Ferrucio BUSONI (1866-1924)
Piano Concerto Op. 39 BV. 247 (1904) [69:56]
Pietro Scarpini (piano)
Bavarian Radio Choir and Symphony Orchestra/Rafael Kubelik
rec. live, Herkulessaal der Residenz, Munich, 25 November 1966
Text and translation included
FIRST HAND REMASTERS FHR64 [69:56]
The massive piano concerto by Busoni with closing men’s chorus is the culminating work of his first period and sums up what he learned from the piano masters of the past, without venturing far down the more exploratory paths of his later work. It has never been widely performed, but has of late been surprisingly often recorded. Its reputation as the most demanding of concertos, requiring more technique and stamina even than the Brahms second and Rachmaninov third concertos, has led its being treated by those pianists who can tackle it as somewhat of a mountain to be scaled.
The Italian pianist Pietro Scarpini (1911-1997) enjoyed a successful career between the 1940s and the late 1960s, when he retired, as a thinking man’s virtuoso, who played, as well as the standard piano classics, a good deal of then contemporary music including Schoenberg, Petrassi and Dallapiccola. He did not make commercial recordings but apparently made private tapes of his concerts. This recording is of a performance from 1966, using the Bavarian Radio recording, and has had legendary status for some years. This is its first commercial issue. It is the brain child of the Rome-based musicologist and museum curator Antonio Latanza, who considered it ‘the perfect version’ and pressed for its release. It has been remastered by David Murphy and Giampaolo Zeccara and I should say straightaway that the sound quality is fine, and no allowances have to be made for the age of the recording. Only in the final chorus did I find a little congestion in the sound.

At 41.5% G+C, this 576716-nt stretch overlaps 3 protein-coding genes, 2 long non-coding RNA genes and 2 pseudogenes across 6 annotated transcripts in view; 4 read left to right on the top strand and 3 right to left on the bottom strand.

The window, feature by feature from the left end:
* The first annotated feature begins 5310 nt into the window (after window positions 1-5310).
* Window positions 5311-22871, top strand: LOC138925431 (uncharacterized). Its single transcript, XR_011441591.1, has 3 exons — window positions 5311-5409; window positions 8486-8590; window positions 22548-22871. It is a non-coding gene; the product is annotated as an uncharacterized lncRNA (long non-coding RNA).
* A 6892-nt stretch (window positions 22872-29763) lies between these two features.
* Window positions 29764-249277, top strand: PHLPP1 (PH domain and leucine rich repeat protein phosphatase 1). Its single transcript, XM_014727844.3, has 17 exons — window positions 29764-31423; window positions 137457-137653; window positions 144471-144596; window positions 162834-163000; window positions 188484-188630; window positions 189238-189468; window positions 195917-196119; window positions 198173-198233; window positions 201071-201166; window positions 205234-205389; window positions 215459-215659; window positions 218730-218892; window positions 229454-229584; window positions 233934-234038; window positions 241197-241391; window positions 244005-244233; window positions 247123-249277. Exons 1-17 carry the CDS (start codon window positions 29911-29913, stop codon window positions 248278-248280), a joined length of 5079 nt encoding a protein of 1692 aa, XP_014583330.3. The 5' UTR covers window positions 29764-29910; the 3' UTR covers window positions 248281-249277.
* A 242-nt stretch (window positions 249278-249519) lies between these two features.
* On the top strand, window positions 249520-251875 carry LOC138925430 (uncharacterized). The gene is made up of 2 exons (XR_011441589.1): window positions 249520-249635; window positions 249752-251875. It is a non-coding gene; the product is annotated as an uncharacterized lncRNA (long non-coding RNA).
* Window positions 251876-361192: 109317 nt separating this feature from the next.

It has been worth the trouble. In the opening Prologo e intrada you immediately sense Kubelik’s firm grip on the orchestral line, in an idiom close to Brahms but with that equivocation between major and minor so characteristic of Busoni. When the piano enters, in a part so massive that it has to be notated on four staves, Scarpino nevertheless shapes the pounding chords up and down the piano, and his piano runs and decorative passages are absolutely smooth and apparently effortless.
The following Pezzo giocoso, a scherzo, as in Brahms’s second concerto, is alternately capricious and relentless. The long Pezzo serioso, in effect the slow movement, is in four sections, and gives plenty of scope both for Scarpino’s lyrical playing and for Kubelik’s shaping of the orchestral lines. The fourth movement is headed All’Italiano and is a tarantella; it is rumbustious and at times quite noisy. It also features an enormous cadenza. You might have expected this to be the finale, but then, after a transition, we have a male chorus enter with a solemn setting of a hymn to Allah by the Danish poet Adam Oehlenschlaeger, from his play Aladdin, in the author’s own German translation. In this movement the piano plays mainly when the chorus is silent. The effect is rather like that of the end of Liszt’s Faust symphony, when a male chorus enters with the closing chorus of Goethe’s Faust. You might also think of the finale of Beethoven’s Choral Fantasia.
What makes this such a good performance is not just the considerable talents of Scarpino and Kubelik but the fact that they so clearly work together, have a shared and coherent conception of the work, and are able to realize it. As a performance it seems to me equal to my benchmark, Garrick Ohlsson with Christoph von Dohnanyi, and superior to Marc-André Hamelin with Mark Elder. It is a limited edition so collectors should not hesitate.